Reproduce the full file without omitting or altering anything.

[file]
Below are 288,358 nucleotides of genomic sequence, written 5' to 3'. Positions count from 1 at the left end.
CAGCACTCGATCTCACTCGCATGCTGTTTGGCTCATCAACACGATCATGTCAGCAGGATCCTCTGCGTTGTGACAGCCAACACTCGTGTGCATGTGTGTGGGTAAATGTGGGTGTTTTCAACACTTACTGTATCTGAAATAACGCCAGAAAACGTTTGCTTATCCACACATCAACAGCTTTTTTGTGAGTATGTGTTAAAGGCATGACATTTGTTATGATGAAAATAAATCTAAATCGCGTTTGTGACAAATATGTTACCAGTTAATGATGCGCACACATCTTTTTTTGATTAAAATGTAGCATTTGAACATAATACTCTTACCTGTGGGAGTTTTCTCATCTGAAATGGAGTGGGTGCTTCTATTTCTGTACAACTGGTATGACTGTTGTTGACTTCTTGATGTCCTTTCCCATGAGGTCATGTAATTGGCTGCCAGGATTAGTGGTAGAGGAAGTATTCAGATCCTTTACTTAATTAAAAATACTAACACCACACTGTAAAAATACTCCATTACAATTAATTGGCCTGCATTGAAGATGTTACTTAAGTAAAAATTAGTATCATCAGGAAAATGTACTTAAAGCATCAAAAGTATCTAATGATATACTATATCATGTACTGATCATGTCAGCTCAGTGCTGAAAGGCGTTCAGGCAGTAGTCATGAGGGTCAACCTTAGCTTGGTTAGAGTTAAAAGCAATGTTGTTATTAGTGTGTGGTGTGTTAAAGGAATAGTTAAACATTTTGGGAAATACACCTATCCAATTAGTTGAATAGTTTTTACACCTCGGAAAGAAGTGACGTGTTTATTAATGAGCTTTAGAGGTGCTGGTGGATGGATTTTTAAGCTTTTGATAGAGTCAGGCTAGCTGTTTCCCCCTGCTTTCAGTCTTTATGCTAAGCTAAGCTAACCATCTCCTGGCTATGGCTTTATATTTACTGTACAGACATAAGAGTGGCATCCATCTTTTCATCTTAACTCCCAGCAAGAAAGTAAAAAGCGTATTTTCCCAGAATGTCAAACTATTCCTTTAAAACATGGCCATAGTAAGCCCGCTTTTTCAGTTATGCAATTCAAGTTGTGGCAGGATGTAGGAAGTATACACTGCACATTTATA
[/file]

Below are 288,358 nucleotides of genomic sequence, written 5' to 3'. Positions count from 1 at the left end.
CAGCACTCGATCTCACTCGCATGCTGTTTGGCTCATCAACACGATCATGTCAGCAGGATCCTCTGCGTTGTGACAGCCAACACTCGTGTGCATGTGTGTGGGTAAATGTGGGTGTTTTCAACACTTACTGTATCTGAAATAACGCCAGAAAACGTTTGCTTATCCACACATCAACAGCTTTTTTGTGAGTATGTGTTAAAGGCATGACATTTGTTATGATGAAAATAAATCTAAATCGCGTTTGTGACAAATATGTTACCAGTTAATGATGCGCACACATCTTTTTTTGATTAAAATGTAGCATTTGAACATAATACTCTTACCTGTGGGAGTTTTCTCATCTGAAATGGAGTGGGTGCTTCTATTTCTGTACAACTGGTATGACTGTTGTTGACTTCTTGATGTCCTTTCCCATGAGGTCATGTAATTGGCTGCCAGGATTAGTGGTAGAGGAAGTATTCAGATCCTTTACTTAATTAAAAATACTAACACCACACTGTAAAAATACTCCATTACAATTAATTGGCCTGCATTGAAGATGTTACTTAAGTAAAAATTAGTATCATCAGGAAAATGTACTTAAAGCATCAAAAGTATCTAATGATATACTATATCATGTACTGATCATGTCAGCTCAGTGCTGAAAGGCGTTCAGGCAGTAGTCATGAGGGTCAACCTTAGCTTGGTTAGAGTTAAAAGCAATGTTGTTATTAGTGTGTGGTGTGTTAAAGGAATAGTTAAACATTTTGGGAAATACACCTATCCAATTAGTTGAATAGTTTTTACACCTCGGAAAGAAGTGACGTGTTTATTAATGAGCTTTAGAGGTGCTGGTGGATGGATTTTTAAGCTTTTGATAGAGTCAGGCTAGCTGTTTCCCCCTGCTTTCAGTCTTTATGCTAAGCTAAGCTAACCATCTCCTGGCTATGGCTTTATATTTACTGTACAGACATAAGAGTGGCATCCATCTTTTCATCTTAACTCCCAGCAAGAAAGTAAAAAGCGTATTTTCCCAGAATGTCAAACTATTCCTTTAAAACATGGCCATAGTAAGCCCGCTTTTTCAGTTATGCAATTCAAGTTGTGGCAGGATGTAGGAAGTATACACTGCACATTTATA